“These findings suggest that the heavy beer consumption is part of an unhealthy lifestyle that is more frequently seen among people with lower socioeconomic status,” said Cecile Janssens, a research professor of epidemiology at Emory University. “Unhealthy diet, smoking, less exercise, less access to health care, etc., might all contribute to the higher risks.”

So you’d need to take these other factors into account to truly understand the risks of alcohol consumption, and the study didn’t.

“My major concern with the study is its inability to control for many confounders,” said Aaron E. Carroll, a physician and author of the book The Bad Food Bible. “Race is a big one — although they analyzed this in the appendix. So is socio-economic status. You also can’t ignore other dietary issues, exercise, and other factors which are related to disease and mortality.”

Failing to account for these factors could have exaggerated alcohol’s effects. It’s also possible that just cutting back alcohol, in this context, wouldn’t make much of a difference in life expectancy for some people.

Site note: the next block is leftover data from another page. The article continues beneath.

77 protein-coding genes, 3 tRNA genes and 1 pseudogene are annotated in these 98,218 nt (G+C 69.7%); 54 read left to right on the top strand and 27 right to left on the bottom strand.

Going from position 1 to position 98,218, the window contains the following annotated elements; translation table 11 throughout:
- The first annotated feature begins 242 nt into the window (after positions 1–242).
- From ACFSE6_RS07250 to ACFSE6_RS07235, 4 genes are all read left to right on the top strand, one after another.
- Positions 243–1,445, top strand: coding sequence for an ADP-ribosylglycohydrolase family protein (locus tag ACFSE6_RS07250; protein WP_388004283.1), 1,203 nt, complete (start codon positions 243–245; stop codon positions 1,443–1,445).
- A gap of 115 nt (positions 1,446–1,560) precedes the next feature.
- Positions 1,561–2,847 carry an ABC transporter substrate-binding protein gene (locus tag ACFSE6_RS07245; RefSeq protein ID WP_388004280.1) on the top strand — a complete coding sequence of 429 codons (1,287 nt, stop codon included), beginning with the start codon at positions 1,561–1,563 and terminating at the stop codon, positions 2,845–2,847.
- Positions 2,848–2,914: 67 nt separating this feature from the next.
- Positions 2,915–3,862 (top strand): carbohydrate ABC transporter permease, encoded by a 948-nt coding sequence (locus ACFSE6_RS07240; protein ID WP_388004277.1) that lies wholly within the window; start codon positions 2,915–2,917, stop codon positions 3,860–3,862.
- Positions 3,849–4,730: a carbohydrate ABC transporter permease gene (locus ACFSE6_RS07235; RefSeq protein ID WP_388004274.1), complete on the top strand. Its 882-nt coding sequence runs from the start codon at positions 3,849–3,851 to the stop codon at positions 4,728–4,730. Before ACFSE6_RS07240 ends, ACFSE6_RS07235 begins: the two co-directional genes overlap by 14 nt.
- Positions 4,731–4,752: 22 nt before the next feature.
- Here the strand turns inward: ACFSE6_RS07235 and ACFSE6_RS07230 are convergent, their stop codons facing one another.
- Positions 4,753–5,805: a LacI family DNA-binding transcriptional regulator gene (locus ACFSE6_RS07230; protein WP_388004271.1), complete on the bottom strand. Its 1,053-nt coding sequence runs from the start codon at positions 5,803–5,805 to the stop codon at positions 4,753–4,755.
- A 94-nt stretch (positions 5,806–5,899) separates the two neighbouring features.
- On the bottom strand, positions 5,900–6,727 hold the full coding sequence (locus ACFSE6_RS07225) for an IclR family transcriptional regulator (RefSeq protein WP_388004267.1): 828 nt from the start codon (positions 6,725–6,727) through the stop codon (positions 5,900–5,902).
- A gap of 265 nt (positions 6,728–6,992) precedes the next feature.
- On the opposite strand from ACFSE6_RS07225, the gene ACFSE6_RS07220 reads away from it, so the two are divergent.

“I’m not going to argue alcohol is good for you,” Carroll added. “It might be in preventing some [cardiovascular] outcomes. But there’s a gray zone in there as to where the damage starts to happen. I bet it’s very individual-dependent, and confounded by many, many other factors in an individual’s life.”

In a great tweetstorm, Oregon Health and Sciences University assistant professor Vinay Prasad explained additional limitations with this study, and why so much of nutritional science isn’t helpful at giving specific health advice. He suggested people use common sense instead to guide their decisions about how much alcohol is too much:

A couple weeks ago I said these HARSH words about a recent Lancet study & the media coverage where the authors argued more than 5-7 drinks a wk (100g/wk) was too many
I took heat